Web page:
American professionals contributed to the game's spread, as did eastern Canadians such as James Ross, a member of London's champion amateur team of 1877. He took the game west, becoming a rancher and later a member of the Canadian Senate. By 1904 baseball was so popular in the Yukon that a 2-game international championship was played and won by Whitehorse over the Alaskan town of Skagway. In 1907 the Western Canada League, a minor professional organization, was formed in Alberta and 2 years later included teams from Saskatchewan and Manitoba. The league led a financially troubled and brief existence, duplicating the history of other minor professional sports organizations in Canada.
The Cape Breton Colliery League, based in coal-mining towns in Nova Scotia, survived as an official minor league from 1937 to 1939. The Provincial League in Québec, at times an outlaw league outside the control of major league baseball, lasted from 1935 to the early 1960s. Several French-Canadian stars such as Roland Gladu and Jean-Pierre Roy were developed in this league.
Toronto and Montréal had teams in the International League, a respected minor league, for periods of 78 and 55 years, respectively. Montréal developed a reputation as a good baseball town and the team's ownership included, at one time or another, Canadian baseball star "Tip" O'NEILL and Charles Trudeau, father of the future Canadian prime minister.
In 1946 Jackie Robinson became the first black player in modern "organized" baseball when he played for the Montreal Royals. He was a crowd favourite, leading the Royals to the minor league baseball championship. A new era began in 1969 with the introduction of major league baseball to Montréal.
In 1977 the MONTREAL EXPOS moved from the comfortable surroundings of Jarry Park to Olympic Stadium, where they have drawn crowds of over 2 million in one season. A second Canadian major league franchise began in 1977 when the TORONTO BLUE JAYS joined the American League. They attracted over 6 million fans in their first 4 seasons, a major league record. In 1987 they set several league attendance records: 2 778 459 fans at home games, 1 959 280 fans at road games, and the overall home/away game attendance record.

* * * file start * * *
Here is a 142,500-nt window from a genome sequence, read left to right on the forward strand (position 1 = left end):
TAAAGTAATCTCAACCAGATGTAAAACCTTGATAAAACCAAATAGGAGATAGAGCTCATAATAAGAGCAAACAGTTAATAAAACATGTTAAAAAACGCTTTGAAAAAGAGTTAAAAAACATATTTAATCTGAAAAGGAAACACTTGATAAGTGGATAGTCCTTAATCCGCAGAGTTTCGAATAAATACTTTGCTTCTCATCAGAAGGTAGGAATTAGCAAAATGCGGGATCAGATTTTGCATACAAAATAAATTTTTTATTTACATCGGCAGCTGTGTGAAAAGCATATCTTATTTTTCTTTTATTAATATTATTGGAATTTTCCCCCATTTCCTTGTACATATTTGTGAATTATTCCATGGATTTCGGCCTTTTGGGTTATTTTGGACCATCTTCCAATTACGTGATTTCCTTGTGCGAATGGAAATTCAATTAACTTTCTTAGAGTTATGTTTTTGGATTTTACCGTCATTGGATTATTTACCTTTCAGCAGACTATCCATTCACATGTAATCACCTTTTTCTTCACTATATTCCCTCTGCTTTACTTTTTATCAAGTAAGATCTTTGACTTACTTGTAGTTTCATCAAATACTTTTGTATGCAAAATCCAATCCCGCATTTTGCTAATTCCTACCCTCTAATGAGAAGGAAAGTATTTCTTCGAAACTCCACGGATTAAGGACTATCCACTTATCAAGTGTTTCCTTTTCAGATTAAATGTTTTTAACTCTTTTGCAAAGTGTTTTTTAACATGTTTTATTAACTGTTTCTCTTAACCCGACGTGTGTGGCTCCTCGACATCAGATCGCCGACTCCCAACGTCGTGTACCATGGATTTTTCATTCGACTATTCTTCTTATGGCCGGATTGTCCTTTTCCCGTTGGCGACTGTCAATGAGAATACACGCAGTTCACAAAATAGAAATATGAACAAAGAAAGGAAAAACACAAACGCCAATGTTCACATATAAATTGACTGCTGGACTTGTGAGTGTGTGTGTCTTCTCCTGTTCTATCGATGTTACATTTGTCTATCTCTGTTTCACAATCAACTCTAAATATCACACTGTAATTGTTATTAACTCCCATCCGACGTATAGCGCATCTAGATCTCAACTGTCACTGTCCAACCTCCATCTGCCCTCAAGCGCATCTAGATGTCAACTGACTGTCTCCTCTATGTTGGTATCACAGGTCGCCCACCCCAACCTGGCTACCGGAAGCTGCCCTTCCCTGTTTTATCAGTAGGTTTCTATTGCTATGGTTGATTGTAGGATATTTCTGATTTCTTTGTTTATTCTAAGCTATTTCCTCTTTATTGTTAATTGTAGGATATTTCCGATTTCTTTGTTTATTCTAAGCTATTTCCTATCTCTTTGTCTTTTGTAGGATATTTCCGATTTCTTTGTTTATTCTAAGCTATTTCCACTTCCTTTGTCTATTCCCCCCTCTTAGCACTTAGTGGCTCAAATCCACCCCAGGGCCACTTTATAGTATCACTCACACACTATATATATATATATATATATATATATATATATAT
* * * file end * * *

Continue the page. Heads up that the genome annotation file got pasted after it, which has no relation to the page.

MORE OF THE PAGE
In 1989 the Blue Jays moved from Exhibition Stadium to the SkyDome in downtown Toronto. The 1990 season, their first full year in the SkyDome, saw the team draw over 4 million fans for their home games, an all-time major league attendance record. The Blue Jays have been division champions 5 times, and in 1992 and 1993 reached the pinnacle of success, becoming the first Canadian-based team to win the World Series and the first team since the 1976-77 Yankees to repeat as World Series champions.
The amateur game in Canada is overseen by a hierarchy of local and provincial organizations, such as the Ontario Baseball Assn founded in Hamilton in 1918. At the national level, the Canadian Federation of Amateur Baseball coordinates in such areas as coaching and umpiring programs, Canadian national championships and national amateur teams.
There were over 250 000 registered amateur players in Canada in 1991 (up from 115 000 in 1981) in the senior, junior, bison, midget and under-midget categories. The National Baseball Program, which develops our best players for international and Olympic play, has reflected this growth and has produced several players of major-league calibre, including Larry Walker (the National League MVP in 1997) and Kevin Reimer.
The 1990s were a golden age for baseball in Canada. The Toronto Blue Jays won 2 World Series in 1992 and 1993, the Montreal Expos were arguably baseball's best team at the time of a season-ending strike in 1994, and more Canadians played in the majors in 1993 (16) than at any time since 1884 (28). In 1991 Ferguson JENKINS became the first Canadian to be voted into baseball's Hall of Fame in Cooperstown, New York, and in 1997 Larry Walker of the National League Colorado Rockies became the first Canadian to win a most valuable player award.